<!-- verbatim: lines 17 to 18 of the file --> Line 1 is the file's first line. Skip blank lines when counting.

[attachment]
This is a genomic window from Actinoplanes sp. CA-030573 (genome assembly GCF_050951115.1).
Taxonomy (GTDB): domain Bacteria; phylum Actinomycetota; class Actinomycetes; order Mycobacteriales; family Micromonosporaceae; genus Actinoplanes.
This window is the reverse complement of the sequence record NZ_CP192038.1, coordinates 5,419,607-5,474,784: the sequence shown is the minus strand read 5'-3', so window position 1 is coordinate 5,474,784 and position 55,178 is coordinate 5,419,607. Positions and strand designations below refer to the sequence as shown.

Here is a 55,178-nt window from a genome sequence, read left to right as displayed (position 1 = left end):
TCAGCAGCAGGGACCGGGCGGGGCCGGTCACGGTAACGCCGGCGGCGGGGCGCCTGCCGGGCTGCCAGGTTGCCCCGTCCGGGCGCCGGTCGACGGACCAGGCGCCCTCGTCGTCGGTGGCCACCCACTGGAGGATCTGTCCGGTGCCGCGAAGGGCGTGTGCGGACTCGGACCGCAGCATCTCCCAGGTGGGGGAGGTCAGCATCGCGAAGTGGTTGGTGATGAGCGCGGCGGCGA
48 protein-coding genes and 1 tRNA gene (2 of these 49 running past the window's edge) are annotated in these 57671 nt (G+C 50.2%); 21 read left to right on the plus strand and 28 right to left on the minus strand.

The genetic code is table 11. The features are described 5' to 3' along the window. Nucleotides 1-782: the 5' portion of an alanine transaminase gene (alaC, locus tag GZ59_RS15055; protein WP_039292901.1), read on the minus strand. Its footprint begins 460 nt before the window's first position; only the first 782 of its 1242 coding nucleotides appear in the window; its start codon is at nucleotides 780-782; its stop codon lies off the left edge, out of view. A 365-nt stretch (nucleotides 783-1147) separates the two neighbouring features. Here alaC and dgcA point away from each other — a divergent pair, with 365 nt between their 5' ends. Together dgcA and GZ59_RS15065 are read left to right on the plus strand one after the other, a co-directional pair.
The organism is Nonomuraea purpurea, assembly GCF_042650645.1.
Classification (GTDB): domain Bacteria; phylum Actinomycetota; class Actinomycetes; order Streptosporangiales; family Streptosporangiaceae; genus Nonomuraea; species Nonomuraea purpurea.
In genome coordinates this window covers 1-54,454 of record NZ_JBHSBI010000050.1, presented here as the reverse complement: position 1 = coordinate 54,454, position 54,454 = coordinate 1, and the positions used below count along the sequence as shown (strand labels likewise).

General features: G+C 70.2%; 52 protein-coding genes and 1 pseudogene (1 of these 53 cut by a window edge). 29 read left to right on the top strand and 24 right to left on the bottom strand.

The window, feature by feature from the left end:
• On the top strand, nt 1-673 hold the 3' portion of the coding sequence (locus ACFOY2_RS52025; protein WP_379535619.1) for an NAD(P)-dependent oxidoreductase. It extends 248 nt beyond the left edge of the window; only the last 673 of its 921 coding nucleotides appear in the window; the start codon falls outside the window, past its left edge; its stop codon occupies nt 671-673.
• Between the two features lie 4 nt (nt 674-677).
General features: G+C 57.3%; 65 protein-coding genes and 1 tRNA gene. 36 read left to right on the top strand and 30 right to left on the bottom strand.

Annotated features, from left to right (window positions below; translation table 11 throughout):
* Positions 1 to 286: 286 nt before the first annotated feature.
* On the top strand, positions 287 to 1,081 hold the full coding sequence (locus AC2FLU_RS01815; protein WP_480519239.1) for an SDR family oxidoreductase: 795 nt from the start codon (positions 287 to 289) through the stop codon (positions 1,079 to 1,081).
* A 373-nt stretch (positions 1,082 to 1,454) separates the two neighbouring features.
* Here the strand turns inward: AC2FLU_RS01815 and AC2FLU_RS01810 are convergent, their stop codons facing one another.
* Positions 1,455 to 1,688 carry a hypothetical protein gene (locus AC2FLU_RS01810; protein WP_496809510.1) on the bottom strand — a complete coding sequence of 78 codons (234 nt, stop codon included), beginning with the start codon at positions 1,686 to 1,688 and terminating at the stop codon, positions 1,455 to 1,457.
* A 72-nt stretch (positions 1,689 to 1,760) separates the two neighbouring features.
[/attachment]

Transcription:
* Positions 1 to 286: 286 nt before the first annotated feature.
* On the top strand, positions 287 to 1,081 hold the full coding sequence (locus AC2FLU_RS01815; protein WP_480519239.1) for an SDR family oxidoreductase: 795 nt from the start codon (positions 287 to 289) through the stop codon (positions 1,079 to 1,081).